My offerings are so small, but when other women offered these ideas to me, they felt like great and treasured gifts. Therefore, I want to share in case they are great gifts to anyone else.
Holy Reading and Prayer
For some time, I had the children beginning our day with Holy Reading, which I wrote about previously. It was a sweet practice and had the pragmatic benefit of teaching even the little ones how to sit quietly for 15 minutes.
Our family routine changed when we moved Rosary (and added Morning Prayers) from evening to morning time before breakfast. This made for a much better Rosary than doing it when everyone is frazzled after dinner, but I could not now start our day with 15 minutes of holy reading plus 30 minutes of family prayer. There are limits for little ones!
I have long missed holy reading.
Recently talking with an experienced homeschooling mother gave me an idea of how to reintroduce this practice. We still do our Rosary and Morning Prayers in the morning. Then we pause for breakfast and dressing for the day.
My friend has her children read the entire Golden Children's Bible during their First Holy Communion year: a wonderful practice! But this is where parental decisions come in. My second grader has had the Golden Children's Bible read to him for so many years that he requested something different, so he is reading the Sacred Art Series Gospels, designed for ages 8-12. Meanwhile, my Kindergartener happens to have an advanced enough reading ability that I have her reading through the Golden Children's Bible.
Get creative! If a child didn't have strong-enough reading skills to read the Bible, one could assign him 15 minutes of listening to the Truth and Life New Testament on CD or one of many Old Testament CDs (I can't find any that are Catholic in production, but I think there is less Catholic-Protestant concern in the Old Testament than in interpretation of the New).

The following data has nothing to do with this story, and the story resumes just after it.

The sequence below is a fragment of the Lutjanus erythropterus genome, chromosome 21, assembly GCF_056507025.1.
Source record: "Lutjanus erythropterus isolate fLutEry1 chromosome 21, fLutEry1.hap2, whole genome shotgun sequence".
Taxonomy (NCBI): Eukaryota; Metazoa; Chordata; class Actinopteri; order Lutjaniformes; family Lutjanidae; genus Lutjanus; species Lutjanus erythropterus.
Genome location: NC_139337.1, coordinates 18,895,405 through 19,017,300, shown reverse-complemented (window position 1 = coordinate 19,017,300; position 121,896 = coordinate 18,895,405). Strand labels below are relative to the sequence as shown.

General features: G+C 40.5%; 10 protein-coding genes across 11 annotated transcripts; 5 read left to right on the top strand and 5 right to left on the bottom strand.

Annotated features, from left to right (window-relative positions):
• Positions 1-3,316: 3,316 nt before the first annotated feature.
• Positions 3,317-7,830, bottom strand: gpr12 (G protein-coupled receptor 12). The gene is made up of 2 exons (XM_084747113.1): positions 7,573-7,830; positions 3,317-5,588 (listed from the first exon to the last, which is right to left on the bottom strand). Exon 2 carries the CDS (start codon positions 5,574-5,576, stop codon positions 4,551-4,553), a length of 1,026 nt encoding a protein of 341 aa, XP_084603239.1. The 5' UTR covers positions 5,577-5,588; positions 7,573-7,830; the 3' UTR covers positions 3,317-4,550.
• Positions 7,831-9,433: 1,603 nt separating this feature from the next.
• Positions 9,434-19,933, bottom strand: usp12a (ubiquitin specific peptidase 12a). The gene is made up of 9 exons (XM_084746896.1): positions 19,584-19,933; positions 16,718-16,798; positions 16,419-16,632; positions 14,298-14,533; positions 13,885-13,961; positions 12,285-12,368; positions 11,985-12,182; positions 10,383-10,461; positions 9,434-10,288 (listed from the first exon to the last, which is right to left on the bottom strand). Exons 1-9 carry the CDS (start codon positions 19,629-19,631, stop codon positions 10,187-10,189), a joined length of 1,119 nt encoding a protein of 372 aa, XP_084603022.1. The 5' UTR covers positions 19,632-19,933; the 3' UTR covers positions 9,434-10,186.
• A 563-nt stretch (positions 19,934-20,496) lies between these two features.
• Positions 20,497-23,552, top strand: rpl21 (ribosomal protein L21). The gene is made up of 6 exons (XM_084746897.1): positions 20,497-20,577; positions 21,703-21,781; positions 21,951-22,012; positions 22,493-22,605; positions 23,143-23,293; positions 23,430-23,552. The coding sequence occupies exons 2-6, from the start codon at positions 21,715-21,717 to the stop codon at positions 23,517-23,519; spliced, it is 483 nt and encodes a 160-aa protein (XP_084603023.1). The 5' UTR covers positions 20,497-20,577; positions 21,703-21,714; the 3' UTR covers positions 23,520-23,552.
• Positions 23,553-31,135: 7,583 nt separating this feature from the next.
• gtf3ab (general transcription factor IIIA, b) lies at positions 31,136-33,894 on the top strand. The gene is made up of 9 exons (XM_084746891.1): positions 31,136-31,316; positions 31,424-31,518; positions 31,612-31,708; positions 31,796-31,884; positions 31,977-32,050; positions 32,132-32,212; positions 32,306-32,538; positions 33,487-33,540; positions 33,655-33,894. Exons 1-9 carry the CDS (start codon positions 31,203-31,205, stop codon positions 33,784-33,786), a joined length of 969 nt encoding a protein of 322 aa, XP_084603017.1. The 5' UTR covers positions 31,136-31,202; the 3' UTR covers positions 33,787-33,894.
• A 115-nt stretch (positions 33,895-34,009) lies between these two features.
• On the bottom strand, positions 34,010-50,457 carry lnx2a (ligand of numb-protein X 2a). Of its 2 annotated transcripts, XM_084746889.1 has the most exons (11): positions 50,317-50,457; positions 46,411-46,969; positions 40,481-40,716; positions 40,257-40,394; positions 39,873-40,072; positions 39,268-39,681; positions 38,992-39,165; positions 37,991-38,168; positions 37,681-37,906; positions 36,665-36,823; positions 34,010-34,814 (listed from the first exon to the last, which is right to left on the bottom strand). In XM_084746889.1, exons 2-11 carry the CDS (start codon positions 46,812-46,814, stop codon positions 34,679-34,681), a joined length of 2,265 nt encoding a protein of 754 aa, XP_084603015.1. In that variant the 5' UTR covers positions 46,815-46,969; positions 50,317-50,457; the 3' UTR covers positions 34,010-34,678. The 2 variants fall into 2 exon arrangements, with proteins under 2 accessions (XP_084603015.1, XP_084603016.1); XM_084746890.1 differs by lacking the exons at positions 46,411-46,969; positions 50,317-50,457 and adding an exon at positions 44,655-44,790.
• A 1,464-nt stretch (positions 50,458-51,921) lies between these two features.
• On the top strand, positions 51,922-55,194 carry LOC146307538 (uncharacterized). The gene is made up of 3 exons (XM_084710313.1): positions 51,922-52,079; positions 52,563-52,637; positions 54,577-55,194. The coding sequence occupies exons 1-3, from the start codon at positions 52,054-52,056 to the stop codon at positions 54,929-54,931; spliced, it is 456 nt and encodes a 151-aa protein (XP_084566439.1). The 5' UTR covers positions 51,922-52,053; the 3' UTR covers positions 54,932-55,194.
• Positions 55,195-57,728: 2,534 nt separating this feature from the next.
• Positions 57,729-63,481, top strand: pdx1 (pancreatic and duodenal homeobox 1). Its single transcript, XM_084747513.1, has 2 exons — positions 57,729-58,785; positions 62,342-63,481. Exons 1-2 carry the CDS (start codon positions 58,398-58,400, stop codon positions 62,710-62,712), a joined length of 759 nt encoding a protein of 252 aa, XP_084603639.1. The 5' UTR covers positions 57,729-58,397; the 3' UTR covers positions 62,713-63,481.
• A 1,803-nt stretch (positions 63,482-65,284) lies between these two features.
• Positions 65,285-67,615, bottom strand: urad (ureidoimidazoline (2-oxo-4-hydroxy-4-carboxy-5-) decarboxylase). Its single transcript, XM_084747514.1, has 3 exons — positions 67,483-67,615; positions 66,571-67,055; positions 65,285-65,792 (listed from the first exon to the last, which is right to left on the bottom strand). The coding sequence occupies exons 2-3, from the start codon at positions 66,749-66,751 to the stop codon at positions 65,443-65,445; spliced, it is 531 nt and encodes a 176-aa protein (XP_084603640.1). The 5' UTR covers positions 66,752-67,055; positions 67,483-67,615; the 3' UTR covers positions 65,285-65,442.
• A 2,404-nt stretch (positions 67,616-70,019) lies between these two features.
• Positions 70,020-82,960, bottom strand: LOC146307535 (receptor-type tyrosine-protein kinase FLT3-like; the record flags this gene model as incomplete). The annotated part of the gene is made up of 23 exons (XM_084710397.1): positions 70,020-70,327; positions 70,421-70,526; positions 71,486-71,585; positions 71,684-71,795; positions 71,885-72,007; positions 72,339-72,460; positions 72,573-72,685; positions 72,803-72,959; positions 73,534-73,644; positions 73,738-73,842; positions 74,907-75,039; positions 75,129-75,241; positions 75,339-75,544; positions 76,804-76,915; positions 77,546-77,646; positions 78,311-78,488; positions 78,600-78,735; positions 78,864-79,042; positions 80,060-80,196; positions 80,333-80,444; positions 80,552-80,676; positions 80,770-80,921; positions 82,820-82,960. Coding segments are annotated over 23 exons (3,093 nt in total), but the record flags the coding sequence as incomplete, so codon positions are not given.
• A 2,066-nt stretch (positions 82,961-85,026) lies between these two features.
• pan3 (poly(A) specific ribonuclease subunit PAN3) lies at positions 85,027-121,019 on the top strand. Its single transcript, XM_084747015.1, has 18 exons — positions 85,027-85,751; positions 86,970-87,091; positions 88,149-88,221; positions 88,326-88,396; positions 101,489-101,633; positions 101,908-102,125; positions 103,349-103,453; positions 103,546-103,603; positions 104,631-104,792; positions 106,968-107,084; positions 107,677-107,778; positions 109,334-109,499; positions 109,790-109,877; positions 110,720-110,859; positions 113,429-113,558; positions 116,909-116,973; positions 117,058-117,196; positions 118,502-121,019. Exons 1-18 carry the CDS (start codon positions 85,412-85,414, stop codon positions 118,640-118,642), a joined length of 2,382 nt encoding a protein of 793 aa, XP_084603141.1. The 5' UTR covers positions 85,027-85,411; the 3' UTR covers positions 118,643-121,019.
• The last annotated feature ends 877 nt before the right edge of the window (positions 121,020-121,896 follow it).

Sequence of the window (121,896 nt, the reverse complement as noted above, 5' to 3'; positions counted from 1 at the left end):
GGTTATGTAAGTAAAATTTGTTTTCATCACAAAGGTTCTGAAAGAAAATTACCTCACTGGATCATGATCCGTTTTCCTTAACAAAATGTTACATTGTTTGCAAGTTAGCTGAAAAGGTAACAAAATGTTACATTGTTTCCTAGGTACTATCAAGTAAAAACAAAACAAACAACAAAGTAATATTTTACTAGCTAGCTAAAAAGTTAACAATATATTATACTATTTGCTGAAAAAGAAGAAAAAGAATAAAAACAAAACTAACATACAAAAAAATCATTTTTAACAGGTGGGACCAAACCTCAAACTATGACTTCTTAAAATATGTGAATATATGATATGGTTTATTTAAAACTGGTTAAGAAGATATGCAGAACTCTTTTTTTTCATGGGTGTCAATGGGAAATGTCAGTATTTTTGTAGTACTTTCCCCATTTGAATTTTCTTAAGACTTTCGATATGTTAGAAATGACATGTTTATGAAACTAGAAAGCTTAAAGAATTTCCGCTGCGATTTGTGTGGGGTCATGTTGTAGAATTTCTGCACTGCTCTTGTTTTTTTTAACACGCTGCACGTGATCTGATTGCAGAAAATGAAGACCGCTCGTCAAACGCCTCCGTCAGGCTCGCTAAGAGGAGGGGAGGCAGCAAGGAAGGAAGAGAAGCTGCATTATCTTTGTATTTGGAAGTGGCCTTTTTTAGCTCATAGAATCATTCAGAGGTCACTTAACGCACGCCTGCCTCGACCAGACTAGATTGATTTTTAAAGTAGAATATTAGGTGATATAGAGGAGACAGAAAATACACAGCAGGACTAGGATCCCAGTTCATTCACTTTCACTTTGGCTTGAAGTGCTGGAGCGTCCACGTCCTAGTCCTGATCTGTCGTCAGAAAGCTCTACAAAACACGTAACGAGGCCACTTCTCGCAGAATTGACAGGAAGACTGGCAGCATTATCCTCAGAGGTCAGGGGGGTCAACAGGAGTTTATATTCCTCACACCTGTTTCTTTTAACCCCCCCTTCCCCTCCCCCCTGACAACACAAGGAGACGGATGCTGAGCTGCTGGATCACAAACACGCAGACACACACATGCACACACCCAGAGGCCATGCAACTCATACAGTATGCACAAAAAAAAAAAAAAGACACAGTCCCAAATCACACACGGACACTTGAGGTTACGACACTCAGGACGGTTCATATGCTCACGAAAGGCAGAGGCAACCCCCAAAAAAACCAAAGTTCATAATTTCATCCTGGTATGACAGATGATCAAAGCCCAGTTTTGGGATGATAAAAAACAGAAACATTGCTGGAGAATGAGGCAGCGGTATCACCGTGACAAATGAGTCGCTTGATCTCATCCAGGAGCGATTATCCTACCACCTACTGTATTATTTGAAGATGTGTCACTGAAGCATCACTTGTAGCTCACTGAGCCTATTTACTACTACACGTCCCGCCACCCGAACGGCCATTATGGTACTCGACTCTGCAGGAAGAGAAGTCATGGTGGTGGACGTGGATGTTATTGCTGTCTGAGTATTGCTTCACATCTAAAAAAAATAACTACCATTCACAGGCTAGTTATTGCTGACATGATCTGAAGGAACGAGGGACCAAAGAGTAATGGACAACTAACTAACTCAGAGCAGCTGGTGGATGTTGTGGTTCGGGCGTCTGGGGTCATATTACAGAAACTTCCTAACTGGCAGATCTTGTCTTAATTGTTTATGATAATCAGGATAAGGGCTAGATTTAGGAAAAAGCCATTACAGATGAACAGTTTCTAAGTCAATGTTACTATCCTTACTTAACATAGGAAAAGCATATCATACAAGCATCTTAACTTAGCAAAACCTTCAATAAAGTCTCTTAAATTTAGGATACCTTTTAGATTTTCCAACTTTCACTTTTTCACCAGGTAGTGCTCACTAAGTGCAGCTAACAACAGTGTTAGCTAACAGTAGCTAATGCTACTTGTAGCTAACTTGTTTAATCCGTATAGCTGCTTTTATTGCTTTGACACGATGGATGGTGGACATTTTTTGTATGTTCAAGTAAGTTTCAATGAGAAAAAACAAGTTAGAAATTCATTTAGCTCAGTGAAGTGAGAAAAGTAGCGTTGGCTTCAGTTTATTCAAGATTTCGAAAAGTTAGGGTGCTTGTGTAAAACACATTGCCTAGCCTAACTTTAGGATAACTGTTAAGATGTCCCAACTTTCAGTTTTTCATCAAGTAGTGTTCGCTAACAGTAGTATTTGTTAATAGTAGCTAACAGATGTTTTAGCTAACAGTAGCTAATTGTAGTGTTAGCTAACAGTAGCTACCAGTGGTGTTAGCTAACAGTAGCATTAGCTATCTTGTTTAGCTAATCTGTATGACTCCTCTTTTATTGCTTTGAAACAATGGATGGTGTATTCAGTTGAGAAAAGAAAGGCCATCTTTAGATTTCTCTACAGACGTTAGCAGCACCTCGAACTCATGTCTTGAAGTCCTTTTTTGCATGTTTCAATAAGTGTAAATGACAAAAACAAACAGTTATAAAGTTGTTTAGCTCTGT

Our family prays plenty of venerable, formulaic Catholic prayers, but the children weren't yet doing any mental prayer. My friend has had her children beginning the day with mental prayer for many years. The simple formula given to me as follows:
1. Love God.
2. Say sorry.
3. Thank him for three things.
4. Ask for help.
5. Pray for someone.
This formula is so simple a 3-year-old could do it yet profound enough that more adults should follow it!
I note the great flexibility of this formula. For the young child, loving God might be as simple as saying, "I love you, God," and nothing else. Saying sorry might be, "I'm sorry" generically or "I'm sorry hitting my sister this morning," or a proper Act of Contrition.
Catholicism has always had a tradition of mental prayer, but in practice Catholics often miss out on this aspect of their relationship with God. (On the other side of the coin, I think Protestants miss out tremendously on the anchor of orthodoxy and the saints who have gone before by failing to recite traditional, memorized prayers.) See here and here for edifying articles on Catholic mental prayer.
We are only two weeks in to this new way of starting our school day, but I am already finding it a lovely, calm way to start school.